Then just attach the other end to the router and plug it into a wall outlet. The dish goes from a stored vertical position, to a flat horizontal position when it starts to scan for satellites. A cell phone app on your phone allows you to monitor the progress of the setup as well as some other monitoring functions. Within 2-4 minutes the dish is on line and hooked up to the satellite array.

The dish worked well at the stick house, and my first trip was to Grand Canyon Caverns RV park in the mountains AZ. Nice scenic area, but zero cellular signal. I set up the rig and then put the dish out on the drivers side of the rig in an open area. The dish performed as designed, and for the next several days we had high speed internet for streaming, surfing, or making VOIP (voice over internet protocol) phone calls.

We paid $599 for the Starlink equipment, and monthly service is $110 a month for unlimited data with no throttling. Our average download speeds were 115 meg down, and 20 to 30 meg up. The additionally portability feature is good for anywhere in the country, and is an additional $25 a month. You can start and stop the portability feature within the app in seconds. I won't say the service is cheap, but if being connected about anywhere in the country is important, then it's worth looking into.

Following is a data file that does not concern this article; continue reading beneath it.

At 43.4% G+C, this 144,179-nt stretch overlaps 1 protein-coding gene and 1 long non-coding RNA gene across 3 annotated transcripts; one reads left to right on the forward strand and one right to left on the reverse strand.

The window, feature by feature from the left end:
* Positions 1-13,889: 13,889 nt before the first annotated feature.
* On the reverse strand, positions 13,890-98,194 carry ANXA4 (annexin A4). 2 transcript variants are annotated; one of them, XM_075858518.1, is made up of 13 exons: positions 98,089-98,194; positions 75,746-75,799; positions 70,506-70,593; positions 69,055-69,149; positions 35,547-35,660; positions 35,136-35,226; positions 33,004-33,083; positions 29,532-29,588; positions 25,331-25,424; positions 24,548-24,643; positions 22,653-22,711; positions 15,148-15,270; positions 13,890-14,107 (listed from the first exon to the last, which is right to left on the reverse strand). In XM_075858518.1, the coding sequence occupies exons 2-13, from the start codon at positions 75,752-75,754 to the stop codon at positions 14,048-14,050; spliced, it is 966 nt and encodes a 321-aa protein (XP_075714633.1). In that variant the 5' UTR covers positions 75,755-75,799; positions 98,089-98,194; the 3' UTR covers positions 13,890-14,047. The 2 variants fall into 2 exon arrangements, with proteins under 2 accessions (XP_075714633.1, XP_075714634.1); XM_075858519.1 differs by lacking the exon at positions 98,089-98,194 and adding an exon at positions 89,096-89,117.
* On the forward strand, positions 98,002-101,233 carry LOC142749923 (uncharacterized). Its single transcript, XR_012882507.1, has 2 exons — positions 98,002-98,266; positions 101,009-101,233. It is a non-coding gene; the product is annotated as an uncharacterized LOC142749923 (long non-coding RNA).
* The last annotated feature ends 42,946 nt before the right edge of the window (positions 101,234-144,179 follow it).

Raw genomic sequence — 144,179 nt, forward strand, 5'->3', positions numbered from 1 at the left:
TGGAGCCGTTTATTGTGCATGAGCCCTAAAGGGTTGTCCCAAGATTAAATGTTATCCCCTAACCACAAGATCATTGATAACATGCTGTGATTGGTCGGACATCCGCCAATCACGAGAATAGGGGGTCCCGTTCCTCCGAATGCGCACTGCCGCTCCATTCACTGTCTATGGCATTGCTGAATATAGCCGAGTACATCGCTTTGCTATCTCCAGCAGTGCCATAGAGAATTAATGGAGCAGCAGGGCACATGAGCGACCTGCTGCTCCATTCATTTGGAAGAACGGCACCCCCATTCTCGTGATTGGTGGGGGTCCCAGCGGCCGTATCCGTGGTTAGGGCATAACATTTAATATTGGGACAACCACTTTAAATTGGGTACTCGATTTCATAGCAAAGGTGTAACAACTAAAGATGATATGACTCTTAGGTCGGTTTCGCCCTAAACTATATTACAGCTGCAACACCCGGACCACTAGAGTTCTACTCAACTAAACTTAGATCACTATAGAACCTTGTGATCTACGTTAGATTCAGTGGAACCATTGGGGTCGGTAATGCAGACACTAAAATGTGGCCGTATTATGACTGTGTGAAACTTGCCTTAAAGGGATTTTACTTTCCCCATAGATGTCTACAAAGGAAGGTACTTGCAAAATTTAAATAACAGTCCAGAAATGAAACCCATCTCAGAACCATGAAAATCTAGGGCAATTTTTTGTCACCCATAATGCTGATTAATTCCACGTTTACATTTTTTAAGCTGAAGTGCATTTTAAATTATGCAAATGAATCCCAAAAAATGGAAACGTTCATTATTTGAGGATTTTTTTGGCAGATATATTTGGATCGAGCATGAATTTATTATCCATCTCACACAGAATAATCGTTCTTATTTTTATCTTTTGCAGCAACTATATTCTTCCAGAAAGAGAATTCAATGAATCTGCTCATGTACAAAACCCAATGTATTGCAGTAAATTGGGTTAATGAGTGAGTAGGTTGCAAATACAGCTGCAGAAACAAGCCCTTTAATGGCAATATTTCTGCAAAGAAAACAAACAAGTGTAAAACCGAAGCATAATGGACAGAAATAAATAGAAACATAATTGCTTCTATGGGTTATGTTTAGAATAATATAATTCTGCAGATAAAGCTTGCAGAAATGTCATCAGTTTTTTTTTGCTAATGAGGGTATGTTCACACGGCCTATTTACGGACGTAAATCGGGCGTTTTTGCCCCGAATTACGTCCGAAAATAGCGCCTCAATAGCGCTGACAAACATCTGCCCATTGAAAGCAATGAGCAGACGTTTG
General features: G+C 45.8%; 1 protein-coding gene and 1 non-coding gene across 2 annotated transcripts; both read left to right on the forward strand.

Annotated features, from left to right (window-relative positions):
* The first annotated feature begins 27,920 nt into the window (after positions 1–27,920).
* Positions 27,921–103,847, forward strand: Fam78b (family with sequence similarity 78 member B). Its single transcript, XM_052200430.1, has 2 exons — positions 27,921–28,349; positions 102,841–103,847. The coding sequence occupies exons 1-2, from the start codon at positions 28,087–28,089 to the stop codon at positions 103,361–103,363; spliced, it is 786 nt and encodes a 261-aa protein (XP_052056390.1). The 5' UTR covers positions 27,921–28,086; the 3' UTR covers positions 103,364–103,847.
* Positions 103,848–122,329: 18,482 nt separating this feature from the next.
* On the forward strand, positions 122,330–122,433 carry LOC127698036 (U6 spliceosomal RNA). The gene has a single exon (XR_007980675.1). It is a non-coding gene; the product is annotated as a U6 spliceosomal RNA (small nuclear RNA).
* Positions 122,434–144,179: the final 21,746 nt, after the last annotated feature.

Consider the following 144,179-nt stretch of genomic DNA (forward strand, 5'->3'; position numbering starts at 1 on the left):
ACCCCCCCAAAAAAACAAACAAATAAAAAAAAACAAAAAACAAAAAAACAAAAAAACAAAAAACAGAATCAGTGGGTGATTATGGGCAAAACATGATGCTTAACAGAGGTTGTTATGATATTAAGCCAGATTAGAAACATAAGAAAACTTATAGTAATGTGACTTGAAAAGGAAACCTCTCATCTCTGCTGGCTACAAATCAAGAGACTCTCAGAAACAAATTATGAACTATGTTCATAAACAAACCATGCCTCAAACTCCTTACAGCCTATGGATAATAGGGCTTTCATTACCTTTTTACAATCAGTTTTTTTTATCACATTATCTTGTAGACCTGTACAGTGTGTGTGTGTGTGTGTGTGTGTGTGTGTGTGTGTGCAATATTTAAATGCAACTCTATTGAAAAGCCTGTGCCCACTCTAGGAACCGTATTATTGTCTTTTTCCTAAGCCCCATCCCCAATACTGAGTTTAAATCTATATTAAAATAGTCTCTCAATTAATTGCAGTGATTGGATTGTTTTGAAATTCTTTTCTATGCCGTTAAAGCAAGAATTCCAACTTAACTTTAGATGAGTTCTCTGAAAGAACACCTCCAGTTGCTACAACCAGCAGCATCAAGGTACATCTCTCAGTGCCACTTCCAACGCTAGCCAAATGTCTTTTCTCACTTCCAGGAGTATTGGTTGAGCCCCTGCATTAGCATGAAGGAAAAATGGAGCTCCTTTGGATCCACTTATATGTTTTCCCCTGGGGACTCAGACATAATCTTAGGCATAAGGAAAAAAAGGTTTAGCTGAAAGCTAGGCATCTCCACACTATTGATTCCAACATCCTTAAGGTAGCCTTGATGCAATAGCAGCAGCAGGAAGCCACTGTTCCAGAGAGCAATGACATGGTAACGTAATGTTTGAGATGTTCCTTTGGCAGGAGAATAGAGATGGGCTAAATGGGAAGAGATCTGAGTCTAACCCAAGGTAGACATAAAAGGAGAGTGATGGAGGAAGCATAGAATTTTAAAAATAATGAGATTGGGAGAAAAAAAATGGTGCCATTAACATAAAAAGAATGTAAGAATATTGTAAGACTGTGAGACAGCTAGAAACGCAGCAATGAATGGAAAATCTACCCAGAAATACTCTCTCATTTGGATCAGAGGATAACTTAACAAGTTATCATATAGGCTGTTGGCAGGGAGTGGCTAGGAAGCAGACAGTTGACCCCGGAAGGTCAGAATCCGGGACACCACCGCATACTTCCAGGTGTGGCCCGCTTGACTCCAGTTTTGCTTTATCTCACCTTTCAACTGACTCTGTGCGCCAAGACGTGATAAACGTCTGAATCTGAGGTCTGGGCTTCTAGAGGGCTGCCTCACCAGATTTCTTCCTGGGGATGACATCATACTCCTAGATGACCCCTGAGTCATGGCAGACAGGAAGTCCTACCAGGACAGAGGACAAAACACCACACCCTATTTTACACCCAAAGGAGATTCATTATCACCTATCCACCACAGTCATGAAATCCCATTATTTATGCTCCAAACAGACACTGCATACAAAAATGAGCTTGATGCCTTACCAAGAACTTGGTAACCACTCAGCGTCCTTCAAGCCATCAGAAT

The downside to the service is the same as satellite TV. If you are in a heavily treed area or in a deep canyon, the dish may not be able to lock onto the satellites. And if you go to a major population center like LA, or Phoenix for example, the speeds you experience may be reduced do to congestion. That will improve though as more satellites are put into orbit.
Hey Sarge,

We live in Havasu as well and have had the round dishy for over a year permanently installed to replace the absolutely awful Suddenlink service.

We also have a house on the other side of the lake at the Palms and we have had the new rectangular Dishy there for months as well. We're taking it off the long side mount after the Memorial weekend and will use it with our Alpine Coach this summer. I am adding one of the pivot mounts from SL on the roof and plan to use the base that came with the unit if we need to position it away from the roof if we need a clear view of the sky.

I purchased a 150' cable to use when traveling and plan to leave my other cable in place at the Palms house.

I'd like to do one of the mods that I've seen to splice the cable with RG45 ethernet connectors and leave the short portion that plugs in to the router in place and still have the balance of the 150' cable available for Dishy when I need to move it around.

If you're in town one of these days maybe we can work on something like that together as it may be easier than pulling your cable in and out.

Safe travels!!